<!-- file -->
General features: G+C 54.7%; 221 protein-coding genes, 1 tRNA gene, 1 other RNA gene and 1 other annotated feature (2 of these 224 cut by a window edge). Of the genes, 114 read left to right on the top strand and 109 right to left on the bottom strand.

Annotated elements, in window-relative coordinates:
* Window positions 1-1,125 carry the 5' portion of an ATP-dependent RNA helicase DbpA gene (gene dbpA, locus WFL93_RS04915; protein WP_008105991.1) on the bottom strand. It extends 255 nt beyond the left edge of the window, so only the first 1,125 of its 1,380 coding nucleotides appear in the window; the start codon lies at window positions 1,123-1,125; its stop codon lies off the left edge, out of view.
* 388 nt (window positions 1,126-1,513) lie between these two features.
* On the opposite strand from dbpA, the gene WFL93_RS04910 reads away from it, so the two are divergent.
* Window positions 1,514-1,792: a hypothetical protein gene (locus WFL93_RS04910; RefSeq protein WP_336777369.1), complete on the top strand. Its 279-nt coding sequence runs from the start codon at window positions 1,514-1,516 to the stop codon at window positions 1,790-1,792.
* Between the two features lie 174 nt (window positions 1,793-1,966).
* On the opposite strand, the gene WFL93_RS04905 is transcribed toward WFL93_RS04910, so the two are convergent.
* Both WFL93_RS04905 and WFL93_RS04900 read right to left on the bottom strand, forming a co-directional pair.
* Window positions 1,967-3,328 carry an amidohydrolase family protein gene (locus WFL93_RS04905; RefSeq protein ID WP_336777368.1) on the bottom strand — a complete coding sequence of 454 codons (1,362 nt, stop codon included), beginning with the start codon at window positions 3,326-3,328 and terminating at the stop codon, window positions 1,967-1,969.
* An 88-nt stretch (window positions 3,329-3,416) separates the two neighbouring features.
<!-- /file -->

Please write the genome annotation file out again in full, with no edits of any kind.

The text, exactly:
General features: G+C 54.7%; 221 protein-coding genes, 1 tRNA gene, 1 other RNA gene and 1 other annotated feature (2 of these 224 cut by a window edge). Of the genes, 114 read left to right on the top strand and 109 right to left on the bottom strand.

Annotated elements, in window-relative coordinates:
* Window positions 1-1,125 carry the 5' portion of an ATP-dependent RNA helicase DbpA gene (gene dbpA, locus WFL93_RS04915; protein WP_008105991.1) on the bottom strand. It extends 255 nt beyond the left edge of the window, so only the first 1,125 of its 1,380 coding nucleotides appear in the window; the start codon lies at window positions 1,123-1,125; its stop codon lies off the left edge, out of view.
* 388 nt (window positions 1,126-1,513) lie between these two features.
* On the opposite strand from dbpA, the gene WFL93_RS04910 reads away from it, so the two are divergent.
* Window positions 1,514-1,792: a hypothetical protein gene (locus WFL93_RS04910; RefSeq protein WP_336777369.1), complete on the top strand. Its 279-nt coding sequence runs from the start codon at window positions 1,514-1,516 to the stop codon at window positions 1,790-1,792.
* Between the two features lie 174 nt (window positions 1,793-1,966).
* On the opposite strand, the gene WFL93_RS04905 is transcribed toward WFL93_RS04910, so the two are convergent.
* Both WFL93_RS04905 and WFL93_RS04900 read right to left on the bottom strand, forming a co-directional pair.
* Window positions 1,967-3,328 carry an amidohydrolase family protein gene (locus WFL93_RS04905; RefSeq protein ID WP_336777368.1) on the bottom strand — a complete coding sequence of 454 codons (1,362 nt, stop codon included), beginning with the start codon at window positions 3,326-3,328 and terminating at the stop codon, window positions 1,967-1,969.
* An 88-nt stretch (window positions 3,329-3,416) separates the two neighbouring features.